A move to seek compensation from Poland by Germans expelled at the end of World War II continued to fuel tensions in both countries Saturday.
German expellees arrived from Poland as late as 1950
Some 12 to 14 million ethnic Germans were victims of mass expulsions from Poland, the Czech Republic and other countries in Eastern Europe in the aftermath of World War II.
Many are represented by expellees' groups like the Prussian Trust, whose compensation claim against Poland was confirmed on Friday by the European Court of Human Rights in Strasbourg.
"If the Germans want money for the property they lost they should address their demands to the US, Britain and the heirs of the Soviet Union," said Wladyslaw Bartoszewski, a former foreign minister of Poland.
These three states decided the fate of the ethnic German population in the regions of Silesia, Pomerania and East Prussia, he told the Polish newspaper Rzeczpospolita.
Bartoszewski was referring to the 1945 Potsdam Agreement which among other things redrafted Germany's borders, giving control of East Prussia, Silesia and part of Pomerania to Poland.
No support from German officials
Schwan is president of Viadrina University in Frankfurt (Oder) near the Polish border
In Germany, too, government officials said they hoped that this most recent compensation claim would not find support.
"I expect other politically relevant forces will distance themselves from this action, including the German Federation of Expellees," said Gesine Schwan, the Berlin government's coordinator for relations with Poland.
Erika Steinbach, who heads the federation, said that her organization would not back the compensation claims.
Markus Meckel, a foreign policy spokesman for the Social Democrats, called on the government to withhold all support for the legal action.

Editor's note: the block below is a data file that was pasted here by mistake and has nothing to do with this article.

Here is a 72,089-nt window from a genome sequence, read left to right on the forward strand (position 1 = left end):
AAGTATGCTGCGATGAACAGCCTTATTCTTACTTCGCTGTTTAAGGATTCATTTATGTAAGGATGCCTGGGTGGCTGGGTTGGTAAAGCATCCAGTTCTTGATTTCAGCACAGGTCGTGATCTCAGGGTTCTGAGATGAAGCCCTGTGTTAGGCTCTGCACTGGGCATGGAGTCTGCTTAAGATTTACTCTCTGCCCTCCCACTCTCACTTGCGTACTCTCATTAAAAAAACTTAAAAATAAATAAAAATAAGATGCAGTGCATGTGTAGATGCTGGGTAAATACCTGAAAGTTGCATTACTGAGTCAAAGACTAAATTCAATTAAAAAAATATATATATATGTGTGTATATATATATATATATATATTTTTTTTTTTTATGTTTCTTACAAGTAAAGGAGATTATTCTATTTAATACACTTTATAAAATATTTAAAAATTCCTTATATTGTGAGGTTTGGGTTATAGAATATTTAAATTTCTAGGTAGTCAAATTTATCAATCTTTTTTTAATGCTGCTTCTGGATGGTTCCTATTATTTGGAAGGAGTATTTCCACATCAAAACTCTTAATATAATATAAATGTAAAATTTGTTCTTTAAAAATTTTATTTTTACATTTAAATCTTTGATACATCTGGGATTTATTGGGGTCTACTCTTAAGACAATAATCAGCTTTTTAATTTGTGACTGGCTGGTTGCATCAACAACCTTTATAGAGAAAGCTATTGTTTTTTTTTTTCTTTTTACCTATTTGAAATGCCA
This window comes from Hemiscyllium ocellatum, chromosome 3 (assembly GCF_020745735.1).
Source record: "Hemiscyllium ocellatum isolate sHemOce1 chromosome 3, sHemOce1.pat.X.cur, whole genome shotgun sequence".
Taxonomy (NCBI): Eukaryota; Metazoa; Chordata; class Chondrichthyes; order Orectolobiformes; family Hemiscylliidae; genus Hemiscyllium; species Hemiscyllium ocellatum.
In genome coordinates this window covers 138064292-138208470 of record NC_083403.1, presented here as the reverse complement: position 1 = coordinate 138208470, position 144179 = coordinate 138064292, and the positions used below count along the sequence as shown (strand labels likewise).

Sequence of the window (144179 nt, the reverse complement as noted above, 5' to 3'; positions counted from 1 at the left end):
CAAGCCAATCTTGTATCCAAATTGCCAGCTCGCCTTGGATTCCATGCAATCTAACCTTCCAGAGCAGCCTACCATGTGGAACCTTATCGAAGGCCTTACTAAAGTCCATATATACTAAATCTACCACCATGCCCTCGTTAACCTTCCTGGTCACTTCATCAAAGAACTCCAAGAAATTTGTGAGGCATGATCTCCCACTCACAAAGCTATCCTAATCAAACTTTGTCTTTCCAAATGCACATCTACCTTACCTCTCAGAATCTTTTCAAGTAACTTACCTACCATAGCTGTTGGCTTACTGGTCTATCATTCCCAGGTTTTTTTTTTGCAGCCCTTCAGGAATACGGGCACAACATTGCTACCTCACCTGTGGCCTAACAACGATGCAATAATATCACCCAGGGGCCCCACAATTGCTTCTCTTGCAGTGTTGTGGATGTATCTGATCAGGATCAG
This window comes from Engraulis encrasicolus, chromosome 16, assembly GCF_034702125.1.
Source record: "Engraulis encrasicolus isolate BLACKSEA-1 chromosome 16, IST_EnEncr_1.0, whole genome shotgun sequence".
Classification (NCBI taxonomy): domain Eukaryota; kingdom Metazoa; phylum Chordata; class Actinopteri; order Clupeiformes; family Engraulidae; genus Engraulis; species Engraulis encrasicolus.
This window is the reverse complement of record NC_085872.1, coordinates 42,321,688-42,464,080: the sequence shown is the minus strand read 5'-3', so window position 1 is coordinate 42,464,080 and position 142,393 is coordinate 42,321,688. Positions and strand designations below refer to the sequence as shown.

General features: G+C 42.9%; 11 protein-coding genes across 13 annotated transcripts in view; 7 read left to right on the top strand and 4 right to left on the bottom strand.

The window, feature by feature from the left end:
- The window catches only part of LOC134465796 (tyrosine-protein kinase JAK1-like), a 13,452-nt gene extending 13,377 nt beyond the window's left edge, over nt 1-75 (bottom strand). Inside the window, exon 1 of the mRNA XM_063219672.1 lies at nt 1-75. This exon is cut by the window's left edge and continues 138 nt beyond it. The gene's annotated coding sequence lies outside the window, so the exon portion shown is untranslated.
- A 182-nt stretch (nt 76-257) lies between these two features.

The Prussian Trust said its first claim covering 22 separate cases was submitted to the Strasbourg court on Nov. 20. Trust supervisory board member Rudi Pawelka said more cases would follow.
"Such legal proceedings would have a devastating influence on the relations between two European states," Polish President Lech Kaczynski said on Friday.
Merkel and her predecessor Gerhard Schröder said repeatedly the German government would not lodge any claim against Poland, but was powerless to stop individuals or organizations from taking legal action.
Polish PM criticizes renewed German nationalism
Jaroslaw Kaczynski with German Chancellor Angela Merkel in Berlin in October
Polish Prime Minister Jaroslaw Kaczynski, the president's twin brother, on Saturday meanwhile slammed what he called Germany's return to nationalist ideology and "radical" questioning of history.
"We observe in Germany a process deeper than a simple attitude of one government or another," he said in an interview with Rzeczpospolita. "It's a re-nationalization of politics, an exceptionally radical calling into question of historical judgements."
In his strongest attack on Germany since coming to power, the Polish prime minister lamented "the obvious anti-Polish sentiment, that's often racist, of some Germans."
Talking about the Prussian Trust's claim, Kaczynski said he expected the German government to take a stronger stance.
"Germany hasn't fully explained its legal position faced with property in Poland," he said. "Its declarations in this area remain insufficient."
He deplored the fact that German Chancellor Angela Merkel has rejected his proposal to sign a bilateral treaty to mutually abandon future financial claims.
Underfunded and underequipped, the Ukrainian army that photojournalist Christopher Bobyn documented on the frontline near Donetsk is a crew of professional soldiers making due with limited resources.
The German Bundestag has passed a bill to introduce a 30-percent quota for women on supervisory boards. The hotly debated law would affect over 100 top German companies.
St. Pauli once rivaled Pigalle in Paris as Europe's most notorious red light district. These days, it's littered with young men on stag nights and tourists looking in vain for its famous streets of shady repute.
Every German supermarket is on the brink of havoc: Customers' wares could get irrevocably mixed up at any moment. Luckily, a nifty device is there to save the day. Every day.